Clark Stephen COLBERT v. STATE.
On September 3, 1993, the appellant, Clark Stephen Colbert, was convicted of attempted possession of a controlled substance. The trial court sentenced him to six years imprisonment, but suspended the sentence and placed him on probation for five years. On January 5, 1998, the appellant's probation officer filed an “Officer's Report on Delinquent Probationer.” The report alleged that the appellant had violated the terms of his probation by committing a new offense-unlawful possession of a controlled substance. After a hearing, the trial court revoked the appellant's probation. This appeal followed.
First, the appellant argues that the trial court erred when it revoked his probation based on allegedly inadmissible hearsay. He raises this issue for the first time on appeal. “ ‘[T]he general rules regarding preservation should apply to rights granted to a probationer by Armstrong [v. State, 294 Ala. 100, 312 So.2d 620 (1975),] and Rule 27.5 and 27.6. “It is for the trial court ․ to consider and correct, in the first instance, any error which may have been committed or any deficiency in the proceedings.” ’ ” Puckett v. State, 680 So.2d 980, 983 (Ala.Cr.App.1996) (citation omitted). Because the appellant did not raise this issue in the trial court, it is not properly before this court.
Next, the appellant argues that the only evidence presented by the State was that he had been arrested and that federal charges may have been pending.
Deputy Sheriff Drummond Lidell testified that he, other Jefferson County deputies, federal Drug Enforcement Administration agents, and Irondale police officers executed a search warrant at the appellant's residence. According to Lidell, the officers discovered an “operational chemical laboratory” in a padlocked bathroom in the appellant's house. They seized various chemicals and $5,900 in cash. They sent the chemicals to the Drug Enforcement Administration lab for testing. Although none of the substances seized were controlled substances under Alabama law, some of the substances were controlled substances under federal law.
The State presented substantive evidence that the appellant had committed the federal offense of possession of a controlled substance. Therefore, the appellant's argument is without merit.
Finally, the appellant argues that the trial court, in its written order revoking his probation, did not sufficiently state the evidence relied upon and the reasons for revoking his probation. We agree.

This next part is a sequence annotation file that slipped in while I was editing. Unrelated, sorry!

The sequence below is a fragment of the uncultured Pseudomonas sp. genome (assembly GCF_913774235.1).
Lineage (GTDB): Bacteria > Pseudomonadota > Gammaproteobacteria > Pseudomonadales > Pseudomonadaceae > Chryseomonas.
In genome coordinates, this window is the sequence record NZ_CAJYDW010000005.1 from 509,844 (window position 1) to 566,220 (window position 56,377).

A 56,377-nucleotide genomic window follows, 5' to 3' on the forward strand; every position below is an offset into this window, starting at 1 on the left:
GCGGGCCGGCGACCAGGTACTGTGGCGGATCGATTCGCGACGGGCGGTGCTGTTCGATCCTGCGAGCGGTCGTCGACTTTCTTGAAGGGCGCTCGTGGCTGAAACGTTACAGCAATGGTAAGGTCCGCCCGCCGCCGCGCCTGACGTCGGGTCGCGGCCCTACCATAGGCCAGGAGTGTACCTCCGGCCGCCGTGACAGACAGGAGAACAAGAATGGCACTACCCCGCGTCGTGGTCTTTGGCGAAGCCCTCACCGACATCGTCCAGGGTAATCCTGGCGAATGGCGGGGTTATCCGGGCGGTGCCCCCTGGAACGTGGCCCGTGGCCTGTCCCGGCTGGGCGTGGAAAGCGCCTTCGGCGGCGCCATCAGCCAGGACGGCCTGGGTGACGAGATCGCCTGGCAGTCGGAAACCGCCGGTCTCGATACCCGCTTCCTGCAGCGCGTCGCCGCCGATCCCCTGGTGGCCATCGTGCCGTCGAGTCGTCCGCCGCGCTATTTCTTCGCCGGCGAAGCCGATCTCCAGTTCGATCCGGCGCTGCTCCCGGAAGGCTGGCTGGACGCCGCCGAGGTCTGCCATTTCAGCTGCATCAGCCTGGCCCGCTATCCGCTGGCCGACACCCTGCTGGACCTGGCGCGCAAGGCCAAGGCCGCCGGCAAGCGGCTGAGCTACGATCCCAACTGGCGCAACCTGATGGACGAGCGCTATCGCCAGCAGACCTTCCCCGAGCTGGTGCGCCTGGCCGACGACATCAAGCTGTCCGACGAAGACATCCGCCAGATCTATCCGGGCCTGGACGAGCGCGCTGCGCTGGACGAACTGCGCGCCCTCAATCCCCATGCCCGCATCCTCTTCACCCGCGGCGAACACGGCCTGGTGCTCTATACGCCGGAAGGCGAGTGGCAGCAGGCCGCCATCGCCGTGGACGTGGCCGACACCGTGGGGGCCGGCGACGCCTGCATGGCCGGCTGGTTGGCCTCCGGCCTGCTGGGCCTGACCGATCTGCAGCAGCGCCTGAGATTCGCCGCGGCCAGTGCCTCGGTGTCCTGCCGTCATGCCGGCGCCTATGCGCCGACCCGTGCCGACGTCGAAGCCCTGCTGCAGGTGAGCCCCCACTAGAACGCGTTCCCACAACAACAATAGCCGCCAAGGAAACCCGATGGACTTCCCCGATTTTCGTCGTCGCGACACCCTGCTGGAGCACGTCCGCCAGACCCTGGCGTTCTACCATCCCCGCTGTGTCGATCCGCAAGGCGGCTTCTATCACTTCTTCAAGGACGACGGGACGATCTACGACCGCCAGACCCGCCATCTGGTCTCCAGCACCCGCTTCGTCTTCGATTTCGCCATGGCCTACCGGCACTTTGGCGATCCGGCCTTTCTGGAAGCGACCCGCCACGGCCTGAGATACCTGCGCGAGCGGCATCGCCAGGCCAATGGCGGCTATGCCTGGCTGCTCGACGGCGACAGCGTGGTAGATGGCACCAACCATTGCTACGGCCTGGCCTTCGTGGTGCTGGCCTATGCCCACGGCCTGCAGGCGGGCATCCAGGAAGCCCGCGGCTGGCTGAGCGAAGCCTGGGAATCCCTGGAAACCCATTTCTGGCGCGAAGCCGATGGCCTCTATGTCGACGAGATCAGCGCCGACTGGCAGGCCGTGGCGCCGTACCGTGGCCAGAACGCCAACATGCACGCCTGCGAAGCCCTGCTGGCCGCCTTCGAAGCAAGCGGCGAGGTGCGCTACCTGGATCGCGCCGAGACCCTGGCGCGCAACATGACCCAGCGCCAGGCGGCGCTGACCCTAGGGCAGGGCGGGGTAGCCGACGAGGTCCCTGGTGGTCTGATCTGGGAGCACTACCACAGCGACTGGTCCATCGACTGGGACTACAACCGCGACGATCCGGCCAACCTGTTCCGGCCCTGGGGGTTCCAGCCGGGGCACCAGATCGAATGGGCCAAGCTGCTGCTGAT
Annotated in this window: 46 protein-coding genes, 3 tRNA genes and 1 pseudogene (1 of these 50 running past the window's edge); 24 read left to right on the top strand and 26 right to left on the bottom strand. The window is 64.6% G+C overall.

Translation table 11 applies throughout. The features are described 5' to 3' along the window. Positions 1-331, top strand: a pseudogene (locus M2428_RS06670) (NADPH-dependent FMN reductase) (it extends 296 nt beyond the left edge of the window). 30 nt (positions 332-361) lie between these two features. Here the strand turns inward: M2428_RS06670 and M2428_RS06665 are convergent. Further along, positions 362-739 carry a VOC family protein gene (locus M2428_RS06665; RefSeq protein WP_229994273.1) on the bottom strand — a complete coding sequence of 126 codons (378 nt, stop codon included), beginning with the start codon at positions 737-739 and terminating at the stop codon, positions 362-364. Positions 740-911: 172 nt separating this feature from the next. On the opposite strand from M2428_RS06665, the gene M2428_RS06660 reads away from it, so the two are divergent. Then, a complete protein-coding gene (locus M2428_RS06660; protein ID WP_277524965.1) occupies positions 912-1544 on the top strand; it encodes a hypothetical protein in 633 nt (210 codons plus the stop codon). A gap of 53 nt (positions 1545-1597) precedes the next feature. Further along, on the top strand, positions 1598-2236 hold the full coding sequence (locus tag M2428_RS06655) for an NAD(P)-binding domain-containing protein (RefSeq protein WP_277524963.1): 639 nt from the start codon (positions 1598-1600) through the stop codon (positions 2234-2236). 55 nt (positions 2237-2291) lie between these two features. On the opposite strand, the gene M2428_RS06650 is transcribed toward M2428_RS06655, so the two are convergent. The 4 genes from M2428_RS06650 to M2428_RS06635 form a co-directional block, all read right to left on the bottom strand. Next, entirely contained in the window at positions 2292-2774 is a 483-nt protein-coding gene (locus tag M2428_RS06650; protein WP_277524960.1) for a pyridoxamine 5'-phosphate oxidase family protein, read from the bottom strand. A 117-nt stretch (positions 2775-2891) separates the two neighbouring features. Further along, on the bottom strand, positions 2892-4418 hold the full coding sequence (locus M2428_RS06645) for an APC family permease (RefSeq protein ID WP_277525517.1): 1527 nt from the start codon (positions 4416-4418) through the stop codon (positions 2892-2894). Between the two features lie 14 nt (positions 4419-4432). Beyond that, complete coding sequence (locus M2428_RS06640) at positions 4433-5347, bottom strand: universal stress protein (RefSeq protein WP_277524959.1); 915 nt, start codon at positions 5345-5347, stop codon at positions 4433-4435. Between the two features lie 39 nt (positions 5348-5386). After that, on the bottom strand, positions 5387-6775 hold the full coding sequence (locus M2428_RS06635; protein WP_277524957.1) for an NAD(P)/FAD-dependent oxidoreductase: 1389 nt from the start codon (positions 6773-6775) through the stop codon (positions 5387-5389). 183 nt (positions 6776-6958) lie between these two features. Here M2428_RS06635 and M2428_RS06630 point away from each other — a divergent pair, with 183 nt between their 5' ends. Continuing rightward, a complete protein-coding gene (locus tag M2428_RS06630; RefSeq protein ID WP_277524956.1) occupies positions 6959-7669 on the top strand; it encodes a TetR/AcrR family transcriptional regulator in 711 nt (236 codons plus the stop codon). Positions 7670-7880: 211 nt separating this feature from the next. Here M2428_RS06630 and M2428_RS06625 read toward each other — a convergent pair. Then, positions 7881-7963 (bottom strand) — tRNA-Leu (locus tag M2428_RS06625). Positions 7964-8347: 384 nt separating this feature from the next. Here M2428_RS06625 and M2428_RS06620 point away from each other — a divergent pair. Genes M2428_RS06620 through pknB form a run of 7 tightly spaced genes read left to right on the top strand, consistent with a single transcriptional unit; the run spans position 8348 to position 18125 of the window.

In its order revoking the appellant's probation, the trial court stated:
“The witnesses were duly sworn and testimony was taken ore tenus before the Court with the proceedings being taken down by the Court Reporter.
“After considering the evidence offered at this hearing, this Court is reasonably satisfied that this defendant, CLARK STEPHEN COLBERT, has violated the terms of his probation. It is, therefore, the opinion of this Court that defendant's probation should be revoked.”
(R. 8.) The trial court's written order does not contain an adequate statement of the evidence relied upon in revoking the appellant's probation. See Stallworth v. State, 690 So.2d 551 (Ala.Cr.App.1997); Rule 27.6(f), Ala. R.Crim. P. Furthermore, the order does not adequately state the reasons for revoking probation because it does not state the specific term or condition of probation that the appellant violated. See Springfield v. State, 717 So.2d 445 (Ala.Cr.App.1998).
Based on the foregoing, we remand this case for the trial court to issue a written order in accordance with this opinion. The trial court shall take necessary action to see that the circuit clerk makes due return to this court at the earliest possible time and within 35 days of the release of this opinion. The return to remand shall include a transcript of the remand proceedings, if any, conducted by the trial court.
REMANDED WITH DIRECTIONS. *
FOOTNOTE. Note from the reporter of decisions: On August 14, 1998, on return to remand, the Court of Criminal Appeals affirmed, without opinion. On October 2, 1998, that court denied rehearing, without opinion. On May 21, 1999, the Supreme Court denied certiorari review, without opinion (1980114).
LONG, P.J., and McMILLAN, COBB, and BROWN, JJ., concur.